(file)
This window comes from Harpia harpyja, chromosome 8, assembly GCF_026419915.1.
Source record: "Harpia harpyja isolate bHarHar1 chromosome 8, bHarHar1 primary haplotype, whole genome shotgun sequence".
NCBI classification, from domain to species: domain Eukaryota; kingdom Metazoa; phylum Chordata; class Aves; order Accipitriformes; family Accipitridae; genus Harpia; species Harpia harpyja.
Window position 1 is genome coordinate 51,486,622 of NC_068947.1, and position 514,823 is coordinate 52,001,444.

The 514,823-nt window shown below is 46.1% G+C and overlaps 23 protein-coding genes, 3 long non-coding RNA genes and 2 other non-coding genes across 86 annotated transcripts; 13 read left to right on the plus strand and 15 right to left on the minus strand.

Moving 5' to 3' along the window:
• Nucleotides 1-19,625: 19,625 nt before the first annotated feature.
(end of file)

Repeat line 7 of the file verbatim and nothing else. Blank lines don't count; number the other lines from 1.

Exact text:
• Nucleotides 1-19,625: 19,625 nt before the first annotated feature.